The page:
Facebook Inc (NASDAQ:FB) could once again find itself in hot water with regulators, this time due to new privacy regulations in Europe.
As CNBC reports, privacy activist Max Schrems has filed a massive lawsuit against the social media giant and its Silicon Valley colleagues, alleging widespread violations of the just-enacted rules:
The Austrian lawyer’s non-profit organization NOYB filed complaints against Google, Facebook and Facebook-owned services WhatsApp and Instagram on Friday. The complaints could result in penalties worth up to 7 billion euros ($8.1 billion).
Schrems alleged that the companies “forced consent” from users to obtain the right to use their data and comply with the European Union’s General Data Protection Regulation (GDPR).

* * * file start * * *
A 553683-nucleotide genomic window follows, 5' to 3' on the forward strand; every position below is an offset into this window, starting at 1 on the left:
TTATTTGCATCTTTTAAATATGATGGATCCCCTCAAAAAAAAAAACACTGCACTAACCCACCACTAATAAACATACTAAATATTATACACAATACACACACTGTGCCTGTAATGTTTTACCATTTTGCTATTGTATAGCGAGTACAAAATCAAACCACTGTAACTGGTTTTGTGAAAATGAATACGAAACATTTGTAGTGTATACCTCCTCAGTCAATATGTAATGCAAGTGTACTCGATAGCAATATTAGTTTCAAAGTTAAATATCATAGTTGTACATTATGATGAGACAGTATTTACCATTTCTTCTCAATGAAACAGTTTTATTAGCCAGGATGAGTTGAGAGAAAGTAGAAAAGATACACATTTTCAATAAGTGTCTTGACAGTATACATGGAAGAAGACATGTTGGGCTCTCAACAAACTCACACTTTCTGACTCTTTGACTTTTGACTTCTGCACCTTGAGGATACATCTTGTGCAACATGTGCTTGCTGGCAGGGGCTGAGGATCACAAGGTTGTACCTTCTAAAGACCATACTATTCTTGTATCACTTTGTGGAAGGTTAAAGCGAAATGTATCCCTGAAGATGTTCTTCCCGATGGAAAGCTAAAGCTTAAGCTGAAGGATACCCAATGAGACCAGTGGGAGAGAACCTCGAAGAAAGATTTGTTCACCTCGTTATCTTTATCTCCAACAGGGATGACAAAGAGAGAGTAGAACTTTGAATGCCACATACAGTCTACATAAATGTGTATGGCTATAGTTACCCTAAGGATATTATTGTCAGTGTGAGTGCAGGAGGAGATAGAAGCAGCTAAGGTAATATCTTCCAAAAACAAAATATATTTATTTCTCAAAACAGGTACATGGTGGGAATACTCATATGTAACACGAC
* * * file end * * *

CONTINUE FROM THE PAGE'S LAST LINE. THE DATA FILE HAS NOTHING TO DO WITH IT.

According to GDPR rules, companies must get explicit consent from customers in order to use their data. It also demands that firms hand over any data they have on people when requested, and that the data be permanently deleted if the user chooses.
“Facebook has even blocked accounts of users who have not given consent,” Schrems contended. “In the end, users only had the choice to delete the account or hit the ‘agree’ button — that’s not a free choice, it more reminds (me) of a North Korean election process.”
Facebook Inc shares closed at $184.92 on Friday, down $1.01 (-0.54%). Year-to-date, FB has gained 4.79%, versus a 2.39% rise in the benchmark S&P 500 index during the same period.
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